P5DX dxpedition that wasn't

P5DX – The drama behind the DXpedition that wasn’t

P5DX – North Korea. The DXpedition that wasn’t.

Well-known DXpeditioner Paul Ewing, N6PSE, ignited a storm of controversy in the DXing community when he announced in a blog post that he reluctantly felt forced to cancel a secretly-planned DXpedition to North Korea at the last minute. According to Ewing, in a post that was subsequently removed (see final paragraph), the project had been in the works for several years and started to come together while he was on another DXpedition, this one to South Sandwich and South Georgia Islands (see articles in May and June issues of CQ).

In his post, Ewing said one of the conditions of approval by North Korea was that there be no public announcement of the operation until it was actually on the air. He also said the North Korean government required very large fees in advance. However, Ewing’s efforts to raise contributions from the usual foundations and DXing organizations were not successful and he launched a tirade against these groups – which have funded many of his other expeditions – for their reluctance in this case. Ewing said that he and other team members put up personal funds to pay these fees, purchase equipment and have it shipped to a transfer point in China.

In addition, as Ewing tried to line up a team on short notice, word of the planned operation inevitably leaked out and made its way onto several DX news blogs. There were also fake spots on the DX clusters, supposedly from Ewing, of operating in North Korea. The last straw, according to Ewing, was when the North Korean government denied his visa application, apparently because of the leaked publicity. He said he could not support an expedition with so much of his personal money invested if he could not be there in person and decided to cancel the activity at the last minute.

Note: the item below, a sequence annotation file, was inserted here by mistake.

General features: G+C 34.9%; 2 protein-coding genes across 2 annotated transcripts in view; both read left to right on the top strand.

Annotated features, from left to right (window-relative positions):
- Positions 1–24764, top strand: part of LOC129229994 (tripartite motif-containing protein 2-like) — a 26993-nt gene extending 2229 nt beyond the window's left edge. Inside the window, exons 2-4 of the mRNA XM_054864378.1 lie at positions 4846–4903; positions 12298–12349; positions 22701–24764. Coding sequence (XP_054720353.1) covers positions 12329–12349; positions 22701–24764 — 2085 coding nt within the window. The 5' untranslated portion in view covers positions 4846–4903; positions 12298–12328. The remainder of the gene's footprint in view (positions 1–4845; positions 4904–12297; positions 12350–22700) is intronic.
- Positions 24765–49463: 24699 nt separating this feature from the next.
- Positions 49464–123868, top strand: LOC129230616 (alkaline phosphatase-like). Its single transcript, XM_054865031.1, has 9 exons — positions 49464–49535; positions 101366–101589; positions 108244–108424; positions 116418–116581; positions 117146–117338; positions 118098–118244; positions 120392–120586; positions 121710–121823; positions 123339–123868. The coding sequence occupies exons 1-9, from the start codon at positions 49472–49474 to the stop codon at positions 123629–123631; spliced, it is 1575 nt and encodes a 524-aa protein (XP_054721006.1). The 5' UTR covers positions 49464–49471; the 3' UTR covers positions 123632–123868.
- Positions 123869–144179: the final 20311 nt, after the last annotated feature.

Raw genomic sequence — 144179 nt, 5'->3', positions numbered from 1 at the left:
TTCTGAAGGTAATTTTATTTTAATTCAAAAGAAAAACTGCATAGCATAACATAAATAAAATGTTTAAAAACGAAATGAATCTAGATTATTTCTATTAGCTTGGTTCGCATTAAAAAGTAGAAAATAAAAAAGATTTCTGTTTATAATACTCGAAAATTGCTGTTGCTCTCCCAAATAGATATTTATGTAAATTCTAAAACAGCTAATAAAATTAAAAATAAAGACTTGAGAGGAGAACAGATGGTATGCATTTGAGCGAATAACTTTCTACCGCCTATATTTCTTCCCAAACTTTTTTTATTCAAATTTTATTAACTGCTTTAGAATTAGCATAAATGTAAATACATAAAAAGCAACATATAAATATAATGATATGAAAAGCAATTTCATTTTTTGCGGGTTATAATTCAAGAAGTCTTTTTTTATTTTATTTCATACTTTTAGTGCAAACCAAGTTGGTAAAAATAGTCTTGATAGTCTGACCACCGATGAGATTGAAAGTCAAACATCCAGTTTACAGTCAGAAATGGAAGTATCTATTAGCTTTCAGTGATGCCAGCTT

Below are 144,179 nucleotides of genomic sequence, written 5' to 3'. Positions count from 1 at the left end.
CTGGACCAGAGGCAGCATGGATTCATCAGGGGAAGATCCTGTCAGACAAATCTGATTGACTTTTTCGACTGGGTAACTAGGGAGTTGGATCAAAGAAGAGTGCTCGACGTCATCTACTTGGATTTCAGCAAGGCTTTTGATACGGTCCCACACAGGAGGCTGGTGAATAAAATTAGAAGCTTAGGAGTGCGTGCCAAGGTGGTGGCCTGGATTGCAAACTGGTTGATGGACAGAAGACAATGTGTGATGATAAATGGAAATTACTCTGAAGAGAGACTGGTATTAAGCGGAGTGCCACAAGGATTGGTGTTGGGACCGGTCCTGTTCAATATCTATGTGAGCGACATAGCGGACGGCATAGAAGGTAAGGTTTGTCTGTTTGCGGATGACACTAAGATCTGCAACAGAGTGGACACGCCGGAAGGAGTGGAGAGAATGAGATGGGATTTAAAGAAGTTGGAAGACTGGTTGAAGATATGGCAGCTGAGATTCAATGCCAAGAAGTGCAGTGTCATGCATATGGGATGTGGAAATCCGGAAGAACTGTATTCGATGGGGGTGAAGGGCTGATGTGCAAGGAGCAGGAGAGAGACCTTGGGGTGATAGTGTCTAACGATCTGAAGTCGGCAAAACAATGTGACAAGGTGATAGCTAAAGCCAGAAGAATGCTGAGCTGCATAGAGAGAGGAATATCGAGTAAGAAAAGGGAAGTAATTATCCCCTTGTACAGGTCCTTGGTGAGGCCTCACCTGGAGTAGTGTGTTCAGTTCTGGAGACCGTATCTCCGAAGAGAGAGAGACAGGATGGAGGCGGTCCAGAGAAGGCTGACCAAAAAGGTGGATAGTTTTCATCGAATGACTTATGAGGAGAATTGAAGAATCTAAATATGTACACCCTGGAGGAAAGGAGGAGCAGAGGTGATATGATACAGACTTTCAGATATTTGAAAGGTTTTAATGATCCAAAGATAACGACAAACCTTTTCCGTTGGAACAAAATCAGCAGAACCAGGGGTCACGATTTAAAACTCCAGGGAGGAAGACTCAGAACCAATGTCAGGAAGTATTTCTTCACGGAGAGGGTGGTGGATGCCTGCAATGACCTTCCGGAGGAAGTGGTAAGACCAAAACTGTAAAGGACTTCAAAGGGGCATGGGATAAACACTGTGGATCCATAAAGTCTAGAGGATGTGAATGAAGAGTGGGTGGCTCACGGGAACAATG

Other DXers felt that Ewing was “biting the hand that feeds him” in going after the DX organizations when some of them apparently felt they were on shaky legal ground in making donations. Some apparently felt that what North Korea called “fees” could be interpreted by others as bribes, which would be a violation of the federal Foreign Corrupt Practices Act. It is uncertain at this point how the cancellation may affect future efforts to put amateur radio on the air in North Korea.

In what might have been a “too little, too late” gesture, Ewing pulled down his blog post on April 29 after speaking on the phone the previous evening with Wayne Ordakowski, N0UN, who had first posted news of the upcoming operation on his blog. “In the interest and betterment of amateur radio,” Ewing wrote, “I have decided to put away my P5DX Story.” Similarly, Ordakowski removed what he had written in response to Ewing’s original post, explaining that “we both decided that nothing we’ve blogged about … was doing anybody any good.”

(Original story source:  CQ)